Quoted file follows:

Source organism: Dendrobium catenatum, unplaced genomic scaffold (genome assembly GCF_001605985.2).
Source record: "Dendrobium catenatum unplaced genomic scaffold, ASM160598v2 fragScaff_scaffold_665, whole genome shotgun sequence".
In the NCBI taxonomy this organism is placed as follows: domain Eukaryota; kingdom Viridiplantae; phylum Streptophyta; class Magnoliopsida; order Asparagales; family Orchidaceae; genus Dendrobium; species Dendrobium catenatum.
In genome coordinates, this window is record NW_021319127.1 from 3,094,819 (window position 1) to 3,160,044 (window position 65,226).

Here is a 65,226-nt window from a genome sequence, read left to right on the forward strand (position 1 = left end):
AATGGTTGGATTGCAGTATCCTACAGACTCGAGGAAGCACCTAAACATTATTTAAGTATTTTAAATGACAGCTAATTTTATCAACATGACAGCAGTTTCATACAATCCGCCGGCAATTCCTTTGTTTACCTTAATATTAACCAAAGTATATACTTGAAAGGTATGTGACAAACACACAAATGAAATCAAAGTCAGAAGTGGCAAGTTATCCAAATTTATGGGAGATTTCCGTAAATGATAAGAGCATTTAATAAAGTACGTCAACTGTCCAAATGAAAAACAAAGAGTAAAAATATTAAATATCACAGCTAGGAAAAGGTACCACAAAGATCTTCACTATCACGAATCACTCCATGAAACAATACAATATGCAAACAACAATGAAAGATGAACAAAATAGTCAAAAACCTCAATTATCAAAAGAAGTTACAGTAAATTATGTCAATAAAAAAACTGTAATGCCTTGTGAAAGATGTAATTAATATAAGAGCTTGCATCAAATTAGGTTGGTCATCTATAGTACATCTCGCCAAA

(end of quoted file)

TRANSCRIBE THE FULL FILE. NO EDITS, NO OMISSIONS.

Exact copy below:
Source organism: Dendrobium catenatum, unplaced genomic scaffold (genome assembly GCF_001605985.2).
Source record: "Dendrobium catenatum unplaced genomic scaffold, ASM160598v2 fragScaff_scaffold_665, whole genome shotgun sequence".
In the NCBI taxonomy this organism is placed as follows: domain Eukaryota; kingdom Viridiplantae; phylum Streptophyta; class Magnoliopsida; order Asparagales; family Orchidaceae; genus Dendrobium; species Dendrobium catenatum.
In genome coordinates, this window is record NW_021319127.1 from 3,094,819 (window position 1) to 3,160,044 (window position 65,226).

Here is a 65,226-nt window from a genome sequence, read left to right on the forward strand (position 1 = left end):
AATGGTTGGATTGCAGTATCCTACAGACTCGAGGAAGCACCTAAACATTATTTAAGTATTTTAAATGACAGCTAATTTTATCAACATGACAGCAGTTTCATACAATCCGCCGGCAATTCCTTTGTTTACCTTAATATTAACCAAAGTATATACTTGAAAGGTATGTGACAAACACACAAATGAAATCAAAGTCAGAAGTGGCAAGTTATCCAAATTTATGGGAGATTTCCGTAAATGATAAGAGCATTTAATAAAGTACGTCAACTGTCCAAATGAAAAACAAAGAGTAAAAATATTAAATATCACAGCTAGGAAAAGGTACCACAAAGATCTTCACTATCACGAATCACTCCATGAAACAATACAATATGCAAACAACAATGAAAGATGAACAAAATAGTCAAAAACCTCAATTATCAAAAGAAGTTACAGTAAATTATGTCAATAAAAAAACTGTAATGCCTTGTGAAAGATGTAATTAATATAAGAGCTTGCATCAAATTAGGTTGGTCATCTATAGTACATCTCGCCAAA